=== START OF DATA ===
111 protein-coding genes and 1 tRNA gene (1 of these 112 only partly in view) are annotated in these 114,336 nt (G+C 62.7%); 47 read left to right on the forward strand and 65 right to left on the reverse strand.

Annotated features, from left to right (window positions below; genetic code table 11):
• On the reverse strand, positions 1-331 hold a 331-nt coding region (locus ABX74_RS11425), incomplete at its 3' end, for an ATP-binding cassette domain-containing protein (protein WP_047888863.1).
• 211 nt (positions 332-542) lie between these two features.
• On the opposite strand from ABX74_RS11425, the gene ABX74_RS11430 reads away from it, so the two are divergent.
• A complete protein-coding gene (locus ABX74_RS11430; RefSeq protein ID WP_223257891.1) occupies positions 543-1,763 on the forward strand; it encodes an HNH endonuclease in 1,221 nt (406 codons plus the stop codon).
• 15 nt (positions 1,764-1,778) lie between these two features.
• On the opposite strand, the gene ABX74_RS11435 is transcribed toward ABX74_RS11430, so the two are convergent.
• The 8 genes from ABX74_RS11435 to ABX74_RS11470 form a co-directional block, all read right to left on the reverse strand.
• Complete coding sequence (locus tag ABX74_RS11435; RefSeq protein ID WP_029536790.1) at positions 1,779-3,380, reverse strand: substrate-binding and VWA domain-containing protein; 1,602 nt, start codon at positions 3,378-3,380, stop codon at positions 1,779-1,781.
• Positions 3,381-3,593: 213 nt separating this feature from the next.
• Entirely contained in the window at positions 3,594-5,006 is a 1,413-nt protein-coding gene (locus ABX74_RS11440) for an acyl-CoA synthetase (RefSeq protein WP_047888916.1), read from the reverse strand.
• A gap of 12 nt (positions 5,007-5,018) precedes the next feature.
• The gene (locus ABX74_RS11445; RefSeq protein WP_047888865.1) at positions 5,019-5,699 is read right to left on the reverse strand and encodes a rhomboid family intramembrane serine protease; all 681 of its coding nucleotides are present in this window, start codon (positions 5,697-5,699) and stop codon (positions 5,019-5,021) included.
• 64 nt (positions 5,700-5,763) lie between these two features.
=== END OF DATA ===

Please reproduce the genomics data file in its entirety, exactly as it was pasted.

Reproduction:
111 protein-coding genes and 1 tRNA gene (1 of these 112 only partly in view) are annotated in these 114,336 nt (G+C 62.7%); 47 read left to right on the forward strand and 65 right to left on the reverse strand.

Annotated features, from left to right (window positions below; genetic code table 11):
• On the reverse strand, positions 1-331 hold a 331-nt coding region (locus ABX74_RS11425), incomplete at its 3' end, for an ATP-binding cassette domain-containing protein (protein WP_047888863.1).
• 211 nt (positions 332-542) lie between these two features.
• On the opposite strand from ABX74_RS11425, the gene ABX74_RS11430 reads away from it, so the two are divergent.
• A complete protein-coding gene (locus ABX74_RS11430; RefSeq protein ID WP_223257891.1) occupies positions 543-1,763 on the forward strand; it encodes an HNH endonuclease in 1,221 nt (406 codons plus the stop codon).
• 15 nt (positions 1,764-1,778) lie between these two features.
• On the opposite strand, the gene ABX74_RS11435 is transcribed toward ABX74_RS11430, so the two are convergent.
• The 8 genes from ABX74_RS11435 to ABX74_RS11470 form a co-directional block, all read right to left on the reverse strand.
• Complete coding sequence (locus tag ABX74_RS11435; RefSeq protein ID WP_029536790.1) at positions 1,779-3,380, reverse strand: substrate-binding and VWA domain-containing protein; 1,602 nt, start codon at positions 3,378-3,380, stop codon at positions 1,779-1,781.
• Positions 3,381-3,593: 213 nt separating this feature from the next.
• Entirely contained in the window at positions 3,594-5,006 is a 1,413-nt protein-coding gene (locus ABX74_RS11440) for an acyl-CoA synthetase (RefSeq protein WP_047888916.1), read from the reverse strand.
• A gap of 12 nt (positions 5,007-5,018) precedes the next feature.
• The gene (locus ABX74_RS11445; RefSeq protein WP_047888865.1) at positions 5,019-5,699 is read right to left on the reverse strand and encodes a rhomboid family intramembrane serine protease; all 681 of its coding nucleotides are present in this window, start codon (positions 5,697-5,699) and stop codon (positions 5,019-5,021) included.
• 64 nt (positions 5,700-5,763) lie between these two features.